I don’t know when I started to drink alcoholically. I know that, aside from getting drunk on White Lightning cider at my 13th birthday sleepover (which I hated), I first started drinking later than many of my peers at 17 years old, I drank normally. I could go to the pub for just one drink on a Friday lunchtime. What I don’t know, what I cannot pinpoint is when the shift happened, when the blackouts started and hangovers started to creep in.
Family members first started voicing concerns a couple of years ago, although I suspect now they were worried for a long time before. I justified my drinking to myself and to anyone who listen by saying “Well look at my social media feeds, every parent drinks after a stressful day”. What I steadfastly ignored is that just one drink would be enough for most people. My inability to leave an opened (heck, even unopened) bottle of wine in the fridge spoke volumes. My behaviour spoke volumes; sneaking empty wine bottles into neighbours recyclying bins or stuffing them into general waste so that no one would could tell I drank 15 bottles of wine a week, just at home, not counting the several each week in the pub, begging my husband to go to the shop once more for yet another bottle of wine. None that is normal behaviour and yet I was oblivious to it.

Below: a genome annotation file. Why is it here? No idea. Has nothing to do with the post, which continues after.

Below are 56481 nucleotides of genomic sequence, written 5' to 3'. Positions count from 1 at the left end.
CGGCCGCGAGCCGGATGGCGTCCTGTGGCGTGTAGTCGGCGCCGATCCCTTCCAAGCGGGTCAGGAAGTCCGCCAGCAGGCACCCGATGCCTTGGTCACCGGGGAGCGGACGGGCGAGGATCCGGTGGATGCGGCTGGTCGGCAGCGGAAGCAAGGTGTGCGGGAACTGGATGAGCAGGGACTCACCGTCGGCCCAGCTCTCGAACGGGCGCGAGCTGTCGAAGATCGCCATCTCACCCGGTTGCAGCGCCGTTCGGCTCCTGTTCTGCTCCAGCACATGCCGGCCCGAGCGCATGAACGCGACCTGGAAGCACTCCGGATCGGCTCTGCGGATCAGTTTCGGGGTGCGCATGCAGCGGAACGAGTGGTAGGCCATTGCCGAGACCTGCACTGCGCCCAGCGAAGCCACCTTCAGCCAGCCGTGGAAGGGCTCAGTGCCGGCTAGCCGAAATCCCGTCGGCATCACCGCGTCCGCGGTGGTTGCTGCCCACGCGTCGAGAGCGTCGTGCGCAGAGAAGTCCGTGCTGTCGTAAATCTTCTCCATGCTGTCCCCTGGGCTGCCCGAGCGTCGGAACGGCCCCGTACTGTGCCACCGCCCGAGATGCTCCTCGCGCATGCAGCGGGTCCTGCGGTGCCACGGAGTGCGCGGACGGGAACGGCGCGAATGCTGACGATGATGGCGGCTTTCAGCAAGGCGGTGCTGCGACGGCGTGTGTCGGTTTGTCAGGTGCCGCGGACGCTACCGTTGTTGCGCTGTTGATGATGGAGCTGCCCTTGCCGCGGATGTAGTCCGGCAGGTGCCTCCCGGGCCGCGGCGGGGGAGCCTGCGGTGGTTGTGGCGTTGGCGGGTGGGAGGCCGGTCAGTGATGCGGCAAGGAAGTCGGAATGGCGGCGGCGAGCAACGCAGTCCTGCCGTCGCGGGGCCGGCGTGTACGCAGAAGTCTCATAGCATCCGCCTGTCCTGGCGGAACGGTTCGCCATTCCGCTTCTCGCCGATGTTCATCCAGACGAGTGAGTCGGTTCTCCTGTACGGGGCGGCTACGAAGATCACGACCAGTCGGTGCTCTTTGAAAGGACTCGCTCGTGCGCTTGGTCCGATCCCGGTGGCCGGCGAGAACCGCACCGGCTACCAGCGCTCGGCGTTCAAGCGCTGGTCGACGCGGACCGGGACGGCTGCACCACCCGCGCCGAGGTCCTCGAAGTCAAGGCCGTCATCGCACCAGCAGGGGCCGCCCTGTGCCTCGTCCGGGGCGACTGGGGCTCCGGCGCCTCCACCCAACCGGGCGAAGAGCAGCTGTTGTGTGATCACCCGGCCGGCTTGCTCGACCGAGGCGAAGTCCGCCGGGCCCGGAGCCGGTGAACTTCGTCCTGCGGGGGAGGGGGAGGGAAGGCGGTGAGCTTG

Certainly I know that I was becoming dependent on alcohol before I fell pregnant. My pregnancy test was done while I had a hangover from hell, although I registered that mother nature should have paid a visit the previous day. Whilst I didn’t completely stop drinking, I did have just one glass of wine a week. When I was breastfeeding I wouldn’t drink unless I had managed to pump enough to get through one feed.
And yet somehow, it got me again. Once that phase of my life was over, I went right back into old habits. My ego told me it was OK. It was normal as a mum to drink after a day at home with a small child. I made my own rules; no drinking while the son was awake, no more than one glass if the husband was drinking. I changed the rules. One was OK when the son was awake. Then one glass became one bottle. So I switched to gin. So called “Mother’s Ruin”, how apt! I could drink gin normally, sip it slowly like you are supposed to. But I’d crave wine, knowing it could and would give me the oblivion I sought. Soon, I slipped back onto the wine.
I don’t know when the shift happened. Was it when I met my husband? After all, we enabled each other to drink. Was it later? Was it before? Was it becoming a parent that truly caused the shift? Was it leaving home, with all of the freedom and responsibility that brings, ill equipped for it that I was? And really, does it matter when the shift happened?